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Mild winter brings complications for wildlife

Betsy Bloom/Daily News photo Not all of the “winter finches” have been absent this mild winter. Pine siskins showed up at Six Mile Lake with many more of their kind in late January. They look similar this time of year to the winter-plumaged American goldfinches — which have been around in numbers this winter, though they normally go south — but the siskins have streaked breasts while the goldfinches are solid.

IRON MOUNTAIN — How weird is this weak, snow-challenged winter?

Raised in the Upper Peninsula, Brian Roell can’t remember a winter this mild. But the lack of snow is perhaps more significant than the warm temperatures, said Roell, a wildlife biologist with the Michigan Department of Natural Resources’ Marquette office.

Of the past 11 winters, eight in the Upper Peninsula have been classified as “severe” for wildlife — at least 12 inches of snow on the ground for 90 days or more, Roell said.

For deer, such deep snow saps energy reserves and results in more mortality among the old and young that have less fat stored up, he said.

More snow is a result of climate change, Roell said. Lake Superior hasn’t fully frozen over since 1997, and now in most years has only limited ice.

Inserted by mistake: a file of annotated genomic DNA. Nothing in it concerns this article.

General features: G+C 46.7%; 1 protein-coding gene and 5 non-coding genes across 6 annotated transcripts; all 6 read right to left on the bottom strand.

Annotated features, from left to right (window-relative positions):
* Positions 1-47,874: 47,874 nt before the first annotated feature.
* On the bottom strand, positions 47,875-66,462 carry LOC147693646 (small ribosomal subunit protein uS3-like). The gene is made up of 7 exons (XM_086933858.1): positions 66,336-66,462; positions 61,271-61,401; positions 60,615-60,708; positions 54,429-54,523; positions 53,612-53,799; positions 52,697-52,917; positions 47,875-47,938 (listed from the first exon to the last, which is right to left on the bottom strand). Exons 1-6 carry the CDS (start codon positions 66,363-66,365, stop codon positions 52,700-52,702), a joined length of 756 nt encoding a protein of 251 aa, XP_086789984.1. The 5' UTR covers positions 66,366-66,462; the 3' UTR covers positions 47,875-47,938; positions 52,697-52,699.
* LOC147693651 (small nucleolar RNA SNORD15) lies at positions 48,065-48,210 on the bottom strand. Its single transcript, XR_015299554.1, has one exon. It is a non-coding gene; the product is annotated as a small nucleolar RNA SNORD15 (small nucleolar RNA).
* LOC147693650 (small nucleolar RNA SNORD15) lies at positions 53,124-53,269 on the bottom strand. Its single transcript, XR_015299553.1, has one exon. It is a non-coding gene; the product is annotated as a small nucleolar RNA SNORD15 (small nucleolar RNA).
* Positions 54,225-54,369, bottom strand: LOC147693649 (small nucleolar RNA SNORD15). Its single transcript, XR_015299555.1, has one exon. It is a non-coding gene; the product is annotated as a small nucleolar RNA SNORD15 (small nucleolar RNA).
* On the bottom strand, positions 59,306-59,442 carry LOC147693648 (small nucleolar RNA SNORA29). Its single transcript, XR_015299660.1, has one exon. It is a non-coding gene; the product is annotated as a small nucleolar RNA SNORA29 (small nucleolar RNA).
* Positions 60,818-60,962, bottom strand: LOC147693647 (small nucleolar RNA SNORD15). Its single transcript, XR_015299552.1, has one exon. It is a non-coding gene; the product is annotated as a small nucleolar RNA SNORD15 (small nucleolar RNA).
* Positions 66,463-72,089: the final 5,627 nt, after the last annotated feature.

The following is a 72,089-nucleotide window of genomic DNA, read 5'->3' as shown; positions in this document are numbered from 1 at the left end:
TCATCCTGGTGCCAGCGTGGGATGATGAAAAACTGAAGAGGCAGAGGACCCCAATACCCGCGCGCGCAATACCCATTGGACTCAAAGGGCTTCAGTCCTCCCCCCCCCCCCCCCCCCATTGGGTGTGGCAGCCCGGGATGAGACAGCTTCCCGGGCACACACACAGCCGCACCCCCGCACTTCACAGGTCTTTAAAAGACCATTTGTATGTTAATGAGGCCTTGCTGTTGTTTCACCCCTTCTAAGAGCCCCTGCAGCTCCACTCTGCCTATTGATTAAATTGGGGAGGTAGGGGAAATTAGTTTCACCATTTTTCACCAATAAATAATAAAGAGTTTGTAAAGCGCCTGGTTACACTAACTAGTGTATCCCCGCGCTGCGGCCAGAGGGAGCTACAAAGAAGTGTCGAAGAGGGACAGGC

It leaves warmer water open that, when frigid northern air sweeps across the lake, dumps snow on the Upper Peninsula, especially in the north, Roell explained.

“So it’s a big snowmaking machine,” Roell said of the “lake effect” in most recent winters.

This year, however, is truly unique.

With a strong El Nino keeping the cold at bay from the north, it’s a warm winter but one with scant or spotty snow.

The result was no white Christmas, a January with only a week of subzero temperatures and a February that started with highs well above freezing.

Most of the U.P. and northern Wisconsin until this week has been brown, muddy, sodden, with a few charcoal-tinted mini-icebergs around the edges.

So what might be seen in this odd semi-winter? Roell offered some of these potential effects.

— It may have woke up the bears, at least temporarily. If warm enough or, even more significant, wet enough from rain or melting snow, den sites could become so soggy bears rouse from hibernation, Roell said. As in the normal spring emergence, they’ll look for some quick calories, so homes and backyard bird feeders or trash could be a target.

— Raccoons and skunks definitely got out and about. The two species are not true hibernators and frequently will come out during the winter months to seek a meal. The milder the conditions, the more they will take advantage to get in a snack between sleep sessions. For skunks, it’s breeding season as well, which would explain the sightings and scent in the air.

— Insects are confused. Those that normally spend the winter as adults tucked away in leaf litter, earth or cracks in wood or rock may be triggered enough to try foraging.

While that might seem risky, since there are no obvious pollen or nectar sources, it has more benefits than might be expected in terms of honey bees, said beekeeper Gino Venditti, owner and president of the local Stag Farms.